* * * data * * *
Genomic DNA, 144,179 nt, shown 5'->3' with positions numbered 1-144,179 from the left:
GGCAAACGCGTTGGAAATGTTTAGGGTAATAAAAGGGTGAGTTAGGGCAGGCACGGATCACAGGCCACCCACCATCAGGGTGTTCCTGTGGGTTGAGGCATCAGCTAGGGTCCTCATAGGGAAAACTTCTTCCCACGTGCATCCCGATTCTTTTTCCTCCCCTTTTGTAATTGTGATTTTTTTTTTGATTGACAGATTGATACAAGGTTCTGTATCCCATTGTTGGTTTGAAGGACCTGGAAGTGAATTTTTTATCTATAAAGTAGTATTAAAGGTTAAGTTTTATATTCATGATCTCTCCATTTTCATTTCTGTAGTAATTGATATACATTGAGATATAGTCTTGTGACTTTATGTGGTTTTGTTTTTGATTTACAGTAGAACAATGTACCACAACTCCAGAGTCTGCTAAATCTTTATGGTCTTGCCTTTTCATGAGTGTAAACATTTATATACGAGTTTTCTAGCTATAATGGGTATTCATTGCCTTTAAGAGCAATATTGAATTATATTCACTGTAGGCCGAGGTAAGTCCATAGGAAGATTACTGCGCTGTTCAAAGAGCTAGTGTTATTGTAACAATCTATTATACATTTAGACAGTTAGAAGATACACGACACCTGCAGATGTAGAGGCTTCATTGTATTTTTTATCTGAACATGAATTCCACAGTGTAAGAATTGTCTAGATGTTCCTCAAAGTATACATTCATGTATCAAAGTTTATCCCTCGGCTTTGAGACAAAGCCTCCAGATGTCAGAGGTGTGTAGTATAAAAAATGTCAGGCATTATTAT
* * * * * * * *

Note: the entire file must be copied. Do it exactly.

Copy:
Genomic DNA, 144,179 nt, shown 5'->3' with positions numbered 1-144,179 from the left:
GGCAAACGCGTTGGAAATGTTTAGGGTAATAAAAGGGTGAGTTAGGGCAGGCACGGATCACAGGCCACCCACCATCAGGGTGTTCCTGTGGGTTGAGGCATCAGCTAGGGTCCTCATAGGGAAAACTTCTTCCCACGTGCATCCCGATTCTTTTTCCTCCCCTTTTGTAATTGTGATTTTTTTTTTGATTGACAGATTGATACAAGGTTCTGTATCCCATTGTTGGTTTGAAGGACCTGGAAGTGAATTTTTTATCTATAAAGTAGTATTAAAGGTTAAGTTTTATATTCATGATCTCTCCATTTTCATTTCTGTAGTAATTGATATACATTGAGATATAGTCTTGTGACTTTATGTGGTTTTGTTTTTGATTTACAGTAGAACAATGTACCACAACTCCAGAGTCTGCTAAATCTTTATGGTCTTGCCTTTTCATGAGTGTAAACATTTATATACGAGTTTTCTAGCTATAATGGGTATTCATTGCCTTTAAGAGCAATATTGAATTATATTCACTGTAGGCCGAGGTAAGTCCATAGGAAGATTACTGCGCTGTTCAAAGAGCTAGTGTTATTGTAACAATCTATTATACATTTAGACAGTTAGAAGATACACGACACCTGCAGATGTAGAGGCTTCATTGTATTTTTTATCTGAACATGAATTCCACAGTGTAAGAATTGTCTAGATGTTCCTCAAAGTATACATTCATGTATCAAAGTTTATCCCTCGGCTTTGAGACAAAGCCTCCAGATGTCAGAGGTGTGTAGTATAAAAAATGTCAGGCATTATTAT